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Law professors file motion to block 'code of silence' judgment erasure

Verdict in police bar beating could aid clients in other police misconduct cases

David Heinzmann
December 6, 2012

Two law professors who focus on police accountability have filed a motion opposing Mayor Rahm Emanuel's move to erase a federal jury's recent finding that a "code of silence" exists in the Chicago Police Department as part of the trial over the videotaped beating of a female bartender by an off-duty officer.

The professors from the University of Chicago and Northwestern University law schools filed the motion late Tuesday asking permission to submit written arguments "addressing the public's interest in ensuring that the city not be permitted to 'buy its way out of this judgment.'"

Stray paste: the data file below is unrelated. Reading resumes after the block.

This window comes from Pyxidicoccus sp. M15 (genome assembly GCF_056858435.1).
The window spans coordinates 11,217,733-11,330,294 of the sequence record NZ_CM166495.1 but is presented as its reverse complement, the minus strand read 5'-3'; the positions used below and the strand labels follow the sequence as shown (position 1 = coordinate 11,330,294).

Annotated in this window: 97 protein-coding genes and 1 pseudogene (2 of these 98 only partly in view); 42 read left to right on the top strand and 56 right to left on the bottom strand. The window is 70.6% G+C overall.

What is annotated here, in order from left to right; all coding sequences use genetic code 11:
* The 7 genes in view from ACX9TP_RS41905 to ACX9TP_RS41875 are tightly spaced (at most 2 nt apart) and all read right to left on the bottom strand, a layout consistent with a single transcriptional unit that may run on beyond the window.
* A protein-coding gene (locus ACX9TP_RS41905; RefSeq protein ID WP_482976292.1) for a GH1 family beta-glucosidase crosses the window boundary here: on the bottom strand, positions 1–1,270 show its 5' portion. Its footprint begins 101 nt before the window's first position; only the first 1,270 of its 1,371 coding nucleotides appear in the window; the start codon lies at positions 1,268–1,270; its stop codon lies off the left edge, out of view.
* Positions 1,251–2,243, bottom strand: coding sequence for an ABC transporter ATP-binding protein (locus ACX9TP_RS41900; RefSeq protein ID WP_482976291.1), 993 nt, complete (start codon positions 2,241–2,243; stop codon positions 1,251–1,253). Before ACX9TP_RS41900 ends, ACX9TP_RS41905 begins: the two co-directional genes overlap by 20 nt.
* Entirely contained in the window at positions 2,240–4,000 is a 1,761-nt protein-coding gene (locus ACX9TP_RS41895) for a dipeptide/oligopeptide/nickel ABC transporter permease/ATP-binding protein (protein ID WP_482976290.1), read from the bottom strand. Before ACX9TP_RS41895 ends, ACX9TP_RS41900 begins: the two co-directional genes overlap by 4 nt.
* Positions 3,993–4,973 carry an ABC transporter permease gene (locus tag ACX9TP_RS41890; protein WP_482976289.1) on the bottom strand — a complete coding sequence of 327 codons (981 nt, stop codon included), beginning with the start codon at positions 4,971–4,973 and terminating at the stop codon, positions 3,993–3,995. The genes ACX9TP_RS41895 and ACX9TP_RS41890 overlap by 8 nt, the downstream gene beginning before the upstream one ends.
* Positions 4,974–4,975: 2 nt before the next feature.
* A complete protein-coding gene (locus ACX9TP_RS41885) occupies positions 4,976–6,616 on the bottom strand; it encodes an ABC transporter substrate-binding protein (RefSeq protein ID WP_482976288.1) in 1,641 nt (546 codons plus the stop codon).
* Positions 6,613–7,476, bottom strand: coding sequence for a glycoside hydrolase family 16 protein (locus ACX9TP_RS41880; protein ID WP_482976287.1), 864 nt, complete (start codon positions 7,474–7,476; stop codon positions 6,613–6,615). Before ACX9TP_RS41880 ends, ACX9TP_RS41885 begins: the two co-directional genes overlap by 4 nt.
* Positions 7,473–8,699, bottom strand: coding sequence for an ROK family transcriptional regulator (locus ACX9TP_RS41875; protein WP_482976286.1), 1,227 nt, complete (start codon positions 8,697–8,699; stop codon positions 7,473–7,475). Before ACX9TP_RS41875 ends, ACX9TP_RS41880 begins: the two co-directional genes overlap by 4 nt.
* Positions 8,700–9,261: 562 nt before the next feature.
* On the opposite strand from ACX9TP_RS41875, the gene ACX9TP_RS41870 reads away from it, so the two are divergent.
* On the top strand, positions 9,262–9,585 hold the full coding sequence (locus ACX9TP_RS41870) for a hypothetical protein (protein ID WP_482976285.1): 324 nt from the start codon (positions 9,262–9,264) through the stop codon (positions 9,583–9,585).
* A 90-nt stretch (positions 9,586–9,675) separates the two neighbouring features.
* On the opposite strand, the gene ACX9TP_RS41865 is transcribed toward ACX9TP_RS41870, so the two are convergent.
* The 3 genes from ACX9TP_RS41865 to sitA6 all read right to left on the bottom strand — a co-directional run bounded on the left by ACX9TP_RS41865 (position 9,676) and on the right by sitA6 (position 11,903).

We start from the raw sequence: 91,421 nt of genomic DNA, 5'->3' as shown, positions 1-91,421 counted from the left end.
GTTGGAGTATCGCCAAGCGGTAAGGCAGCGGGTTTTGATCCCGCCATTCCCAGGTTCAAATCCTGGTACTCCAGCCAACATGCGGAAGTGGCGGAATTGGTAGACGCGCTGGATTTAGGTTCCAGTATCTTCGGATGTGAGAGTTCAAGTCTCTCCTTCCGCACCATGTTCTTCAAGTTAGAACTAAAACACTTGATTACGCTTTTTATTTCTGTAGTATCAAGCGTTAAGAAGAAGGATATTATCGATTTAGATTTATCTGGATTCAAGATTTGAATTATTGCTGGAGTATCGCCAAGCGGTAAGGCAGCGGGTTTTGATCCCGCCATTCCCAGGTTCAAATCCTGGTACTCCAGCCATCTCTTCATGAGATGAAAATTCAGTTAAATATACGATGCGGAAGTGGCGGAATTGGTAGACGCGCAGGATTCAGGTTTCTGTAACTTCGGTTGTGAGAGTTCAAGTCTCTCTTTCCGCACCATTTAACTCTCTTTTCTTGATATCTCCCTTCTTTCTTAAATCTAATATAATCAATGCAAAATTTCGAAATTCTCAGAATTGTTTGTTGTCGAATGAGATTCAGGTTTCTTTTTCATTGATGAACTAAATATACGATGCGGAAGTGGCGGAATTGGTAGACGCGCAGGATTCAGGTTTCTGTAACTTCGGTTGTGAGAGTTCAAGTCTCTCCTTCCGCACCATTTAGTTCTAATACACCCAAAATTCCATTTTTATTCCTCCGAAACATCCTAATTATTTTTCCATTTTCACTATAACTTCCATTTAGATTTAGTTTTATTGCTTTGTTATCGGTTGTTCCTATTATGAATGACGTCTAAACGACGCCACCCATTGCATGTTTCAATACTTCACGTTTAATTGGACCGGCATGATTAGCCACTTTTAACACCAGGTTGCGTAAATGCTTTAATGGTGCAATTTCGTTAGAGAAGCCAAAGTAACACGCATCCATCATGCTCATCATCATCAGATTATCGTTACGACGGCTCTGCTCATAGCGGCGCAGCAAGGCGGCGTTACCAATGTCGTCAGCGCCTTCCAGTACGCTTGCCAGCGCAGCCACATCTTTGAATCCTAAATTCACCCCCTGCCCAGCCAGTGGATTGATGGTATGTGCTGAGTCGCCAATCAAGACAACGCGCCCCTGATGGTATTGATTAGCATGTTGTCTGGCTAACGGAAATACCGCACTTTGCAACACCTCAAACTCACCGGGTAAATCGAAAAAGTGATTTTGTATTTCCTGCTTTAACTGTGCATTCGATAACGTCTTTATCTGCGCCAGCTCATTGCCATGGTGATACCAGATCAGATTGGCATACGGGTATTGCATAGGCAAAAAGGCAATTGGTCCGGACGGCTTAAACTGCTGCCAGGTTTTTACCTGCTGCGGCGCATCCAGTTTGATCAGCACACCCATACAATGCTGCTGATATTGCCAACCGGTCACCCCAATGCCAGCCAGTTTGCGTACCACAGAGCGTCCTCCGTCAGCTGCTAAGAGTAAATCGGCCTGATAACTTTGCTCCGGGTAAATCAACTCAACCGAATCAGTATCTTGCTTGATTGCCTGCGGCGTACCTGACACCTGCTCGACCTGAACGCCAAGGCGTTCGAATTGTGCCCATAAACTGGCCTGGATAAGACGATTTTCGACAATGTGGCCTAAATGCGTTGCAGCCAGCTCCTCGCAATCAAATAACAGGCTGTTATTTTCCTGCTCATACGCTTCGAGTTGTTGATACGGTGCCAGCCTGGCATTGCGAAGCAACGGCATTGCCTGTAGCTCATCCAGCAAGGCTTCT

Lawyer's for Emanuel's administration filed a joint motion with the victim in the case Monday, asking U.S. District Judge Amy St. Eve to set aside the jury's Nov. 13 verdict in the case. The victim of the bar beating, Karolina Obrycka, would be paid the $850,000 award she won in the trial, and the city has acknowledged that removing the judgment that a code of silence exists would help them defend against other police misconduct lawsuits.

The law professors, Craig Futterman of the U. of C. and Locke Bowman of Northwestern, both have brought numerous misconduct cases against the Police Department during their careers. Futterman currently represents clients in a suit related to the department's defunct Special Operations Section and has said the code of silence judgment could aid his case.

A status hearing on the motion to vacate the judgment has been set for Friday morning before St. Eve. It was originally scheduled for Monday.

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